As I mentioned before, the roads of Bavaria cross its hills, valleys, woods and fields. The idea of an immediate escape suddenly crystallized in my mind, though I had no clear plan as to how I should carry it out. First of all I freed myself from the blanket and the iron-box in which I still had some corn-grains. Though my chances of escaping in the broad daylight were nil, I decided not to wait any longer. After losing my friend I could not manage to march on for very long. Thus I moved to the edge of the road and while walking on was looking out for the right moment to run. After a while I noticed that we were approaching a forest, and as we came closer to it I left the column quickly and started to run into the forest. White running I turned my head once and noticed a number of other prisoners who followed my example.

The German shouts "Halt! Halt!" spread immediately all over the forest. I kept on running without looking back. I came to the end of the forest and stopped at the edge of a field. Behind me I could already hear the wild barking of the dogs of the Germans. Also the shooting was becoming closer with every second.

I threw myself upon the ground, closed my eyes and started to pray and say my confession. Suddenly I saw the face of my deceased mother before my eyes, with the tears streaming over it, as they did when we parted before I went off to the gathering-point in Dabrowa. "Do not weep, dear mother", I asked her in my dream, "soon I shall be by your side".

So lying I heard steps around me and in my subconsciousness I was already feeling the bullet, which was to pierce my head. I do not know how long it lasted. I only remember saying once more the confession, and then the thought that I was still alive had suddenly struck me.

Slowly I raised my head and looked around. A few SS-men with dogs were running after other escaped prisoners in the field. When they moved further away it occurred to me that I ought not stay in that place for one more moment. The SS-men were turned with their backs to me.

I caught a sight of a near-by pine tree and decided to climb it up. I did it like a cat, quick as a lightning. Until this day I find it difficult to grasp how I managed to climb that tall and bare tree in the state I was in. Obviously, when one sees one's death before one's eyes, one acquires superhuman powers. When I came to the top of the tree I found there a Young boy, who had also run away from the transport. I was happy to see another person alive beside me.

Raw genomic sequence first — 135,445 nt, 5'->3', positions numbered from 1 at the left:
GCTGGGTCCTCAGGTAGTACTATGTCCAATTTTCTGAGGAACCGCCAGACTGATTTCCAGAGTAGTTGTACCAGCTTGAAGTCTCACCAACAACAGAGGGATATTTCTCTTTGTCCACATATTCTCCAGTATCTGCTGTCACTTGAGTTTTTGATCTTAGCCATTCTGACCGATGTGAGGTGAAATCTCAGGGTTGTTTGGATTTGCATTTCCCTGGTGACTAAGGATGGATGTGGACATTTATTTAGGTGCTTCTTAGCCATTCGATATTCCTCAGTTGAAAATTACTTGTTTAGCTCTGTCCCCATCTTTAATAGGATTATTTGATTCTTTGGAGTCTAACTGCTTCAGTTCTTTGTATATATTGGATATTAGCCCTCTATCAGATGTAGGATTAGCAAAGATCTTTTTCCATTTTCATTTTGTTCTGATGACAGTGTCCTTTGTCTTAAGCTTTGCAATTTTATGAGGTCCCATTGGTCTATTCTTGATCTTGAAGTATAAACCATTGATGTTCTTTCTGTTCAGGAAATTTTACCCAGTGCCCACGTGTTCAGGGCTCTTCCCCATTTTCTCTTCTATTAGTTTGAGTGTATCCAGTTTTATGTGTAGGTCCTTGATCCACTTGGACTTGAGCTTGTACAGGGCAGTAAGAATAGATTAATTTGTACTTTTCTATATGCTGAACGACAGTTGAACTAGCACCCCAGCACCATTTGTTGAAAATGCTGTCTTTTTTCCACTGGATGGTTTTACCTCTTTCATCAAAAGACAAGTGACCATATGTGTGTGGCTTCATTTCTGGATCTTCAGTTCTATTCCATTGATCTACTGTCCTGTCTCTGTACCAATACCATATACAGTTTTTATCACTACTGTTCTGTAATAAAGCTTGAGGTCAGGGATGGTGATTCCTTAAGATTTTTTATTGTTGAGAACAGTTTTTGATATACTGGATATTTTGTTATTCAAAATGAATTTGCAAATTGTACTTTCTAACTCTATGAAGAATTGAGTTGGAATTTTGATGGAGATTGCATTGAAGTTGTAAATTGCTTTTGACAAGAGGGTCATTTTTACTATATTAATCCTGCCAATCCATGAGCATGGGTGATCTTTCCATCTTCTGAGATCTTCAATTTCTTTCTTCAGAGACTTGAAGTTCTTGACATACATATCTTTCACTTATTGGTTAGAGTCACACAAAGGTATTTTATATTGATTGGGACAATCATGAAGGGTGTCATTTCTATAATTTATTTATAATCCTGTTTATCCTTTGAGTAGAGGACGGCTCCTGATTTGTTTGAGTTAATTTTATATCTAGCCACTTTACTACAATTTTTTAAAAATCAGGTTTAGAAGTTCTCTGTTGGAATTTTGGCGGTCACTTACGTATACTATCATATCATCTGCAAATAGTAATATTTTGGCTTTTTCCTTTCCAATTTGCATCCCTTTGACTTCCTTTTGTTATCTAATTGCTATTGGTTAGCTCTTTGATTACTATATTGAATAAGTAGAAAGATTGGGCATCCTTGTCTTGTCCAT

Sitting of the top of the tree I watched the SS-men gathering all those caught in the field and shooting them one after another. At that moment I perceived that I was again in danger for the tree stood by the very edge of the forest and as soon as any SS-man east a casual glance in our direction, we would be spotted. I climbed down quickly and went back into the forest; running back towards the road, which was completely deserted by now, for the transport had moved on further.

I crossed the road and entered a forest at its other side. All was quiet and still there. I kept on running, moving further and further away from the road, until I finally fell exhausted. I lay so until dark.

At night I walked further. I did not know myself in what direction I was moving until I came to a village-house. There were haystacks in the yard. I went in and tried to pull out a bundle of hay in order to put it under my head on the ground and go to sleep. A dog barked wildly and I escaped with a bit of straw back into the forest. There I fell asleep immediately. I did not eat for three days, and the hunger waked me soon.

At dawn I went down to the edge of the forest to watch the only peasant-house, which stood by the forest. I saw an old man walking around the yard, and no living soul except him. My hunger urged me to take the risk. I approached the peasant and toll him that I escaped from a transport of Katzet-prisoners and that I could not stand on my feet from hunger and exhaustion. I told him to hand me over to the SS, if he wanted, but I asked him to give me some food first, and then do as he wished. He took me into his house, gave me some food and calmed me down saying that no wrong would be done to me under his roof. He let me wash myself and then I asked him to let me sleep in the barn, so that if the SS-men came and found me, he could say that he did not know anything about my being hidden there.